a carbohydrate which is a homopolymer consisting of a large number of D-glucose units joined by α- glycosidic
bonds. Starch can be separated into two fractions-amylose and amylopectin. Amylose, Amylopectin ratio is an
indicator of Glycemic Index. Starches with lower amylose content will have higher glycemic indexes. Invitro
digestion of starch provides efficient means of analysing carbohydrate digestibility and hence glycemic properties of
foods. Invitro digestion indicates how a given food item is likely to behave in vivo, in terms of rate and extent of
sugar release from starch, by stimulating physiological processes occurring in the mouth, stomach and small intestine.
The rate of starch hydrolysis which gives rise to sustained release of reducing sugars would be preferred by the
diabetics.
Methods: In our study, starches of wheat and rice were first isolated. Amylose and Amylopectin ratio was determined
to predict the glycemic index of both. Wheat and rice having the same amylose and amylopectin ratio were selected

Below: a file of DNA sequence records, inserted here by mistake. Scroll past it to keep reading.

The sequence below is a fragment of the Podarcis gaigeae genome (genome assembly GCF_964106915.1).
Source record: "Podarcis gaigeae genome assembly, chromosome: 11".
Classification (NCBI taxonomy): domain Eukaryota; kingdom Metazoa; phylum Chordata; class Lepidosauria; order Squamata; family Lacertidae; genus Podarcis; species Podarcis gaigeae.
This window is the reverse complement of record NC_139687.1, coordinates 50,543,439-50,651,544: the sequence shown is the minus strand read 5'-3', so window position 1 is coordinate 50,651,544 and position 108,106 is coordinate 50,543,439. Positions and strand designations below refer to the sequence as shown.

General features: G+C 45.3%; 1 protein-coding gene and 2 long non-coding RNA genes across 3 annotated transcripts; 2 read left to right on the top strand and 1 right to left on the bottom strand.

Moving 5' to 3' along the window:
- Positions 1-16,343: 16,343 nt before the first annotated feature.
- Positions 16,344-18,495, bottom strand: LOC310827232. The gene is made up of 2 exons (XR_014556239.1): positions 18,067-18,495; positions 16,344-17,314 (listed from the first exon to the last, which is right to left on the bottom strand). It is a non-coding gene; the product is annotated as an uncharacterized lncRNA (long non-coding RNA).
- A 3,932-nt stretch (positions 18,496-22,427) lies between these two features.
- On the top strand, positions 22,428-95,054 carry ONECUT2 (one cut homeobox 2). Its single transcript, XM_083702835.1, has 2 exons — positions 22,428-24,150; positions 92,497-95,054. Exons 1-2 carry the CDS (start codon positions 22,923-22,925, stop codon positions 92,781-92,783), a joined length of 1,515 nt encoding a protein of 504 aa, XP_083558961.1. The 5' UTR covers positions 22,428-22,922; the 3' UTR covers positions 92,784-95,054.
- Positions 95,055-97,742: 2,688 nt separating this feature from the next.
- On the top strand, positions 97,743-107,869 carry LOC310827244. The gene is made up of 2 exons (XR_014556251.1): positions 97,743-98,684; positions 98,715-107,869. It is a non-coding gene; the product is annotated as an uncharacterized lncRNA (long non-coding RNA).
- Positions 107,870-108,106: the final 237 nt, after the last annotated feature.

for our study. These isolated starches were subjected to invitro enzymatic hydrolysis by salivary and pancreatic
amylases. Reducing sugars released after hydrolysis and incubation of 0, 5, 10, 15, 20 and 30 minutes were estimated
by Folin-Wu method. Statistical analysis was carried out in the form of unpaired student’s t-test to find significant
difference between means of reducing sugars release by wheat and rice during enzymatic hydrolysis.
Results: Having compared the starches of wheat and rice having the same amylose-amylopectin ratio, it was seen that